Girl of Nightmares


Page 69


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"We can do that," I say to Thomas and Carmel, and they stand up, looking at the ribbon and trying to overcome their trepidation.

"Maybe the forest floor will be softer at least," Thomas says.

Jestine smiles. "That's right. Come on."

CHAPTER TWENTY-TWO

"It's old-growth forest," Jestine says, after the scenery changes gradually from meadow and pine to deciduous trees and fallen trunks overrun with moss.

"It's beautiful," says Carmel, and she's right. Trees stretch tall over our heads, and our feet whisper through a blanket of low ferns and moss. Everything in sight is green or gray. Where the soil peeks through, it's black as pitch. Light filters down through the leaves, bouncing and refracting off their smooth surfaces, painting everything crisp and completely clear. The only sounds come from us, obscene interlopers crunching through with scratchy canvas backpacks and blundering feet.

"Look," says Thomas. "There's a sign."

I glance up. A black, wooden sign has been tacked to one of the trunks. Written in white paint is the phrase:

The world has many beautiful places.

"Sort of weird," he says, and we shrug.

"It seems humble. Like they know this forest is beautiful, but not the most beautiful," comments Carmel. Jestine smiles at this, but as we pass the sign, something starts to itch in the back of my brain. Images start flipping through my memory, disconnected, made-up images of things I've never actually seen, like pictures in a book.

"I know this place," I say softly, at the exact moment that Thomas points and says, "There's another one."

This time the sign reads:

Consider the love of your family.

"That's a little random," says Carmel.

"It's not random at all, if you know where we are," I say, and all three of them eye me tensely. I don't know what Gideon was thinking, sending us here. When I see him at the Order, I might just wring his neck. I breathe in deep, and listen; a stark lot of nothing hits my ears. No birdsongs, no scurrying of chipmunk or squirrel legs. Not even the sound of wind. The breeze is choked off by the density of the trees. Beneath the layer of clear air, my nose barely detects it, mixed in with the loam and decay of vegetation. The place is laced with death. It's someplace that I've only heard about from charlatans like Daisy Bristol, a place that's been relegated to a campfire story .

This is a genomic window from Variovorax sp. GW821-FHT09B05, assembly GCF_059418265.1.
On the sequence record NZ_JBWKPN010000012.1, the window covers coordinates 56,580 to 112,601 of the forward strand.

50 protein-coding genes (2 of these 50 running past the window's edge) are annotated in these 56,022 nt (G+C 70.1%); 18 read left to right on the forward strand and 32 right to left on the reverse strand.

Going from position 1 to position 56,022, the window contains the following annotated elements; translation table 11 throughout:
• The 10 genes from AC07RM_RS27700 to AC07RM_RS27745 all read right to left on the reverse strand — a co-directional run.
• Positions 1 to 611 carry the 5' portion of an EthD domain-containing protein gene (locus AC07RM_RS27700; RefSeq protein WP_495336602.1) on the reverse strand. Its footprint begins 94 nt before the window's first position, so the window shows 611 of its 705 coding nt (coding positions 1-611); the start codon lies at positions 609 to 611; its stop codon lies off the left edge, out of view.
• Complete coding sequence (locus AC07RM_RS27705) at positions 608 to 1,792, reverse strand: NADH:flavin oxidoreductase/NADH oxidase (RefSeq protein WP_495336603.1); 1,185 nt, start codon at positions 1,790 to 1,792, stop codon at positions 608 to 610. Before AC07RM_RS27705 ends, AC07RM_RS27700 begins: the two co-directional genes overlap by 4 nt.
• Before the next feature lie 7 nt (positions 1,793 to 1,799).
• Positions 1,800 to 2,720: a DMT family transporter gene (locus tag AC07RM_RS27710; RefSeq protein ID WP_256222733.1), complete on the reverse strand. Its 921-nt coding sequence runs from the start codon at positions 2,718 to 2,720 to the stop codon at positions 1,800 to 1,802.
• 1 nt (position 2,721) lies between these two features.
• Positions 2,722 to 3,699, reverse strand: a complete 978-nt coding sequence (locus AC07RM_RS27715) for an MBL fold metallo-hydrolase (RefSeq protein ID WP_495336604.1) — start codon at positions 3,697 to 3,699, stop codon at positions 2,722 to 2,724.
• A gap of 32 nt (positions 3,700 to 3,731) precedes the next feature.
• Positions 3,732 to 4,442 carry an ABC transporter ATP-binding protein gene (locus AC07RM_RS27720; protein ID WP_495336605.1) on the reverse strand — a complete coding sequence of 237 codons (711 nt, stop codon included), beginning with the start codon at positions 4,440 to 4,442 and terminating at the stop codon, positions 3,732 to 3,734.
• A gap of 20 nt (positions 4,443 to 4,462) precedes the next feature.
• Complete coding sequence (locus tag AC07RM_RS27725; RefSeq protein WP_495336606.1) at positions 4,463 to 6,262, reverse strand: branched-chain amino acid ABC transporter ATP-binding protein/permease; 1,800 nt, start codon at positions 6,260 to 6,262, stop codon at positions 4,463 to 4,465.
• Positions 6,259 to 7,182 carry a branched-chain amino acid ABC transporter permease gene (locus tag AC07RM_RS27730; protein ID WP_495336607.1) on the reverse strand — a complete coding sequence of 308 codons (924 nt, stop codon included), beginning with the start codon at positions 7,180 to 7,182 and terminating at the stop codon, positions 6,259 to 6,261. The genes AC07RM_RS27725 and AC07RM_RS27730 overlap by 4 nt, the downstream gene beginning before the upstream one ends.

It's the Suicide Forest. I'm walking through the f**king Suicide Forest with two witches, and a knife that flashes to the dead like a damn lighthouse.

"Suicide Forest?" Thomas squeaks. "What do you mean 'suicide forest'?" Which of course triggers an outburst of similarly alarmed questions from Carmel, and even a few from Jestine.

"I mean just what it sounds like," I reply, staring dismally at the useless painted sign that does virtually nothing to change people's minds. "This is where people come to die. Or, more accurately, this is where people come to kill themselves. They come from all over the place. To OD, or slit their wrists, or hang."

"That's terrible," Carmel says. She hugs herself and moves closer to Thomas, who sidles closer to her too, looking green enough to match the moss. "Are you sure?"

"Pretty much."

"Well, it's horrible. And all they have here is these lame signs? There should be … patrols or … help, or something."

"I imagine there are patrols," Jestine says. "Only they're mainly for collecting bodies, not for preventing the suicides."

"What do you mean, you imagine?" I ask. "Don't tell me you didn't know what we were walking into. If I knew about this halfway around the world, you had to know about it in your own backyard."

"Well, of course I've heard of it," she says. "From girls at school and the like. I never thought it existed really. It was like the story of the babysitter who answers the phone and the calls have been coming from inside the house. It's like the boogeyman."

Thomas shakes his head, but there's no reason to not believe her. The Suicide Forest isn't something the police would want publicized. More people would just come to kill themselves.

"I don't want to cross it," Carmel declares. "It just … doesn't feel right. We have to go around."

"There is no way around," Jestine says. But of course there has to be. The Suicide Forest can't be bordered by nothingness. "We have to cross. If we don't, we might get lost, and you were right when you said there were miles and miles of forest to die in. I don't fancy winding up one more body in the woods."

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